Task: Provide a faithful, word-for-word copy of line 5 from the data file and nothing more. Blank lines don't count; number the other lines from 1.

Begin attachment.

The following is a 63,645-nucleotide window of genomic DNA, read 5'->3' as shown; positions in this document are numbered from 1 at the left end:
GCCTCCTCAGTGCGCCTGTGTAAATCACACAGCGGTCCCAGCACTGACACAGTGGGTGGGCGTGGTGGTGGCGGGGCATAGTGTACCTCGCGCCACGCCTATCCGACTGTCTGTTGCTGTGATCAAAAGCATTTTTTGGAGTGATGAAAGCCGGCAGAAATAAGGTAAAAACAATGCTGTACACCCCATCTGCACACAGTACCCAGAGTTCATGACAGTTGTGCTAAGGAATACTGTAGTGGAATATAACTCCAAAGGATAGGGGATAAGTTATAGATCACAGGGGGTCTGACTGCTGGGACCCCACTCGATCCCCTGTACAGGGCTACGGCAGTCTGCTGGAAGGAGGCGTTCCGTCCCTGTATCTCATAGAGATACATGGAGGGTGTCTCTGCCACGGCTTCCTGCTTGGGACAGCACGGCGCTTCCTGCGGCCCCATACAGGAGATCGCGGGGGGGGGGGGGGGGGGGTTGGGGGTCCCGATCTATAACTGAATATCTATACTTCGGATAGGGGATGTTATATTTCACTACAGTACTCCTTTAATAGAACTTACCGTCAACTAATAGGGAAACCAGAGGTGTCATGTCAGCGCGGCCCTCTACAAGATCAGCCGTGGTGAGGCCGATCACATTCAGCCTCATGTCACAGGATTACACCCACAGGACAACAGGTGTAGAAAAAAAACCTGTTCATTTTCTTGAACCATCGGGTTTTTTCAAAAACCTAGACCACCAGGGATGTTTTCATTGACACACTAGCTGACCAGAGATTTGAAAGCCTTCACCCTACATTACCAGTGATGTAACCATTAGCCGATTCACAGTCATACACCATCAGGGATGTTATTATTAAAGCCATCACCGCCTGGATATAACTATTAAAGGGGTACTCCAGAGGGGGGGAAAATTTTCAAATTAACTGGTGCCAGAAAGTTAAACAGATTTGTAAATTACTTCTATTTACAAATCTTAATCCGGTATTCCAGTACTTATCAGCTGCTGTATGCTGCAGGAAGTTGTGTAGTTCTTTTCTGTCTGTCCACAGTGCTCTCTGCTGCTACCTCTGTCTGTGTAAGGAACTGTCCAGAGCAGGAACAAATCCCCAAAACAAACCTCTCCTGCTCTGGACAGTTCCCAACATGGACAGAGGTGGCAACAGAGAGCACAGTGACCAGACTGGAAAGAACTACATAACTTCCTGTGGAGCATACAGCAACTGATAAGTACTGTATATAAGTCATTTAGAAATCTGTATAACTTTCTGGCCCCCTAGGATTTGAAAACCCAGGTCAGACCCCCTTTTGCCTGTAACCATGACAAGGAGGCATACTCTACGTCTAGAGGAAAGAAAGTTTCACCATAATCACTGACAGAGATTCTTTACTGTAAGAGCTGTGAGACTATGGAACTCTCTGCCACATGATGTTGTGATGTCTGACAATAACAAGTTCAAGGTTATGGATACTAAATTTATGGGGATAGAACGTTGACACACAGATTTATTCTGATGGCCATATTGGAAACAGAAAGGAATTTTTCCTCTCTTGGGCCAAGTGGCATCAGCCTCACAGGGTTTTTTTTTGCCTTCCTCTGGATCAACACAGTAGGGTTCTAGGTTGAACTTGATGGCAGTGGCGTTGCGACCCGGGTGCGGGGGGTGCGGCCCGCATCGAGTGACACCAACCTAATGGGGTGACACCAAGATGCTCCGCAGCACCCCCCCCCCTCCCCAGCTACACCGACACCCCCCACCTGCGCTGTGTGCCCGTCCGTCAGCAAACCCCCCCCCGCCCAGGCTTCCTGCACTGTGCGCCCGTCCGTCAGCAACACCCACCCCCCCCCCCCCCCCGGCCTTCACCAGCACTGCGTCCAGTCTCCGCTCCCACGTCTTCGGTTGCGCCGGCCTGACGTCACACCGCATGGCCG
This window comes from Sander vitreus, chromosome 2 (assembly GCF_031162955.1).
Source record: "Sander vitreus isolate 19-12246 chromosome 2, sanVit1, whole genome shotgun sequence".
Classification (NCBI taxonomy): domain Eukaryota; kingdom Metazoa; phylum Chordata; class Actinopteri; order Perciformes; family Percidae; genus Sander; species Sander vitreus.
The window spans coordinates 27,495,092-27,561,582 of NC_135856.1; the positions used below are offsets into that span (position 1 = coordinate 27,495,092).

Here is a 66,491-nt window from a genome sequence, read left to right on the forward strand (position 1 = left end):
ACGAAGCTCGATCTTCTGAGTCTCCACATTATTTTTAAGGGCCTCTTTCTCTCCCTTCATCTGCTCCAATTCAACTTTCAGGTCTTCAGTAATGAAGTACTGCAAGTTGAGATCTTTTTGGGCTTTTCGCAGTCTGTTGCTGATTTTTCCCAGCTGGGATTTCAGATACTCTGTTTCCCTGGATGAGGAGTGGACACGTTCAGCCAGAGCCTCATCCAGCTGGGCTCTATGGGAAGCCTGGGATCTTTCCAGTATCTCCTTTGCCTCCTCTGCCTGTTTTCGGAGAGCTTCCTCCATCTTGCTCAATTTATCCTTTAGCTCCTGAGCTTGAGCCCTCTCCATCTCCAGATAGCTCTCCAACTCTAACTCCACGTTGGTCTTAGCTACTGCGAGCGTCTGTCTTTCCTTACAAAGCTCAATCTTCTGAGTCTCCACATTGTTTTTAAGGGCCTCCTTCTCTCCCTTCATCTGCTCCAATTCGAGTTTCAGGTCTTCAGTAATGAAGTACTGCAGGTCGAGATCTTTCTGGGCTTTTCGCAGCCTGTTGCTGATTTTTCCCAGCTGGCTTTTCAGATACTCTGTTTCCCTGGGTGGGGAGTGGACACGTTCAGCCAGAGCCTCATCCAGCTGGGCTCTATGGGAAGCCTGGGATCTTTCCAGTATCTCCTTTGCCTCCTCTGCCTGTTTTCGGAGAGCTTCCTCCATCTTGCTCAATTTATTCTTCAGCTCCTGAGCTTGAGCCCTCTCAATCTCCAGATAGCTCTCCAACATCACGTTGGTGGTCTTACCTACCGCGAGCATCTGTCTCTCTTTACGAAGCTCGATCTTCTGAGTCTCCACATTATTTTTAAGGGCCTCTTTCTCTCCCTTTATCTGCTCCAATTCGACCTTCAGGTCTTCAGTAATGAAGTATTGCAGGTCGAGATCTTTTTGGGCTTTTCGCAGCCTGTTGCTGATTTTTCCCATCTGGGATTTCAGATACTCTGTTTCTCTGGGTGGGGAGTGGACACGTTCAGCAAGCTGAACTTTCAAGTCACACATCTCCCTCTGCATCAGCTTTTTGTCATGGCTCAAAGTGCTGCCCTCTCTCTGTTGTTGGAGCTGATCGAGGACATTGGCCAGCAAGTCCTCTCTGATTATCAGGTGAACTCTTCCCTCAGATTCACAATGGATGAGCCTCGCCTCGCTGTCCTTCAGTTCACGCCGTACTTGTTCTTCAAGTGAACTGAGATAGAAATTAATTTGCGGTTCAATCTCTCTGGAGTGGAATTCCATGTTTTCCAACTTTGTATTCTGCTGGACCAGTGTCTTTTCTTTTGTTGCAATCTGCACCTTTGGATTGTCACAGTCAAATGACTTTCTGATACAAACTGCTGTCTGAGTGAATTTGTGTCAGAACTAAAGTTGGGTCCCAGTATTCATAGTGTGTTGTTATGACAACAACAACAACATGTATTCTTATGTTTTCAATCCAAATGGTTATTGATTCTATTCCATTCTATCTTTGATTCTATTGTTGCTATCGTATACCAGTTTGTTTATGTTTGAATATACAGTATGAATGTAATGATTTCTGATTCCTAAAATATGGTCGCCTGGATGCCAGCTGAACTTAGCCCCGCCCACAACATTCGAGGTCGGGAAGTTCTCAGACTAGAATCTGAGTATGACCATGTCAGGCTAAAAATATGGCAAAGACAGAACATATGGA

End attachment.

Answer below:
Classification (NCBI taxonomy): domain Eukaryota; kingdom Metazoa; phylum Chordata; class Actinopteri; order Perciformes; family Percidae; genus Sander; species Sander vitreus.